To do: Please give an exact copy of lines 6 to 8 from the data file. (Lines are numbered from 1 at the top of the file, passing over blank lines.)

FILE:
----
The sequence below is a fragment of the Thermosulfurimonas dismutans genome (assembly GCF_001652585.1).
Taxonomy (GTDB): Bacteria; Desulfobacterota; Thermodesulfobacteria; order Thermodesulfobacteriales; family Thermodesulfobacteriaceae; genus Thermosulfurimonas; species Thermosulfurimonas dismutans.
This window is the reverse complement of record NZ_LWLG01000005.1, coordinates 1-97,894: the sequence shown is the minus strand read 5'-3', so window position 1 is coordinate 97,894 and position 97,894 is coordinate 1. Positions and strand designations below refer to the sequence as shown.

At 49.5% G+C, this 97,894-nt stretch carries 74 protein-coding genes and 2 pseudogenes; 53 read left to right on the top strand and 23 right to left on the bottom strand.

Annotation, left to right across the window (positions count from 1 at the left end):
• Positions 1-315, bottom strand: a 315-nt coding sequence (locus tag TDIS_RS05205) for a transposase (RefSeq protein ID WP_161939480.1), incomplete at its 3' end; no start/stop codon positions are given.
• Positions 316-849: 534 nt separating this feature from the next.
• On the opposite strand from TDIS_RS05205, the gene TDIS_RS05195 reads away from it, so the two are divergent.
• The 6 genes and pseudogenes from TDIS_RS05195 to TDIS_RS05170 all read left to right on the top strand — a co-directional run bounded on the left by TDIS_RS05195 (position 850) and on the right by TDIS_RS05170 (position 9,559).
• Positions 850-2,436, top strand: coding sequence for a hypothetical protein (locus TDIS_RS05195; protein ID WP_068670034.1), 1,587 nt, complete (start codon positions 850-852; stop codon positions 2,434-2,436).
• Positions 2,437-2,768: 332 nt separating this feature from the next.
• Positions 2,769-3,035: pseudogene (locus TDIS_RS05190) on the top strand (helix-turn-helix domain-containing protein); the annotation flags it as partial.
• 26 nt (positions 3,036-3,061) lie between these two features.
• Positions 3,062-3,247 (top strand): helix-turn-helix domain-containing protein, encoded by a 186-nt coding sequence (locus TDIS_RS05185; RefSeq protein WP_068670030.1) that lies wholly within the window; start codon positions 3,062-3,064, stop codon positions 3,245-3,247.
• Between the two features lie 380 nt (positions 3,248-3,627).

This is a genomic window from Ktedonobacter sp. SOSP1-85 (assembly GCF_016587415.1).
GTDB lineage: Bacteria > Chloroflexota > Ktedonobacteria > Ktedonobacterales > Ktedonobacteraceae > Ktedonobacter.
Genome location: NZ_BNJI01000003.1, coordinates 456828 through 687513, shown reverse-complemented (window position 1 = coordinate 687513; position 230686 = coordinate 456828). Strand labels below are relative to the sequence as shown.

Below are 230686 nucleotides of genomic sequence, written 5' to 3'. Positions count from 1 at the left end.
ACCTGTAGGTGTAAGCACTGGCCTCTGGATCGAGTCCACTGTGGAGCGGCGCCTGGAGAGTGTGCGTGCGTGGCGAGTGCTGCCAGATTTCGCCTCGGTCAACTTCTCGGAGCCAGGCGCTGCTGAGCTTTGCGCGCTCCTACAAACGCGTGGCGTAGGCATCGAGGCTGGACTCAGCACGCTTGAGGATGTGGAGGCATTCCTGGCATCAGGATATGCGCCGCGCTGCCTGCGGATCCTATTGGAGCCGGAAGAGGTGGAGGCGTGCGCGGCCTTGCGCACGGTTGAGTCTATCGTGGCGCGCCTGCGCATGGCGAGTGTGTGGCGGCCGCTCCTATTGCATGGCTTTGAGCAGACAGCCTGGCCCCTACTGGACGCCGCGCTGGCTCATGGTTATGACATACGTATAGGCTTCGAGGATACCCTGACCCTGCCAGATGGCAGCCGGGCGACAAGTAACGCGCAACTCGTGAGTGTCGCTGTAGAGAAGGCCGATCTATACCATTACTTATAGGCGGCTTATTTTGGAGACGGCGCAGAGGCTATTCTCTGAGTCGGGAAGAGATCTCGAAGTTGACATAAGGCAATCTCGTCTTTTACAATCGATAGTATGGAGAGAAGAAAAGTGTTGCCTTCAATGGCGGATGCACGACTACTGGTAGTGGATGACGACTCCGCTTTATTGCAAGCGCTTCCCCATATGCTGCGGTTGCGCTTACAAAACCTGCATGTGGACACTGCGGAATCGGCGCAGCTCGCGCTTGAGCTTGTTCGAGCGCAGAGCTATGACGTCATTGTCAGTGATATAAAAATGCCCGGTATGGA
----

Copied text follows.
• Positions 1-315, bottom strand: a 315-nt coding sequence (locus tag TDIS_RS05205) for a transposase (RefSeq protein ID WP_161939480.1), incomplete at its 3' end; no start/stop codon positions are given.
• Positions 316-849: 534 nt separating this feature from the next.
• On the opposite strand from TDIS_RS05205, the gene TDIS_RS05195 reads away from it, so the two are divergent.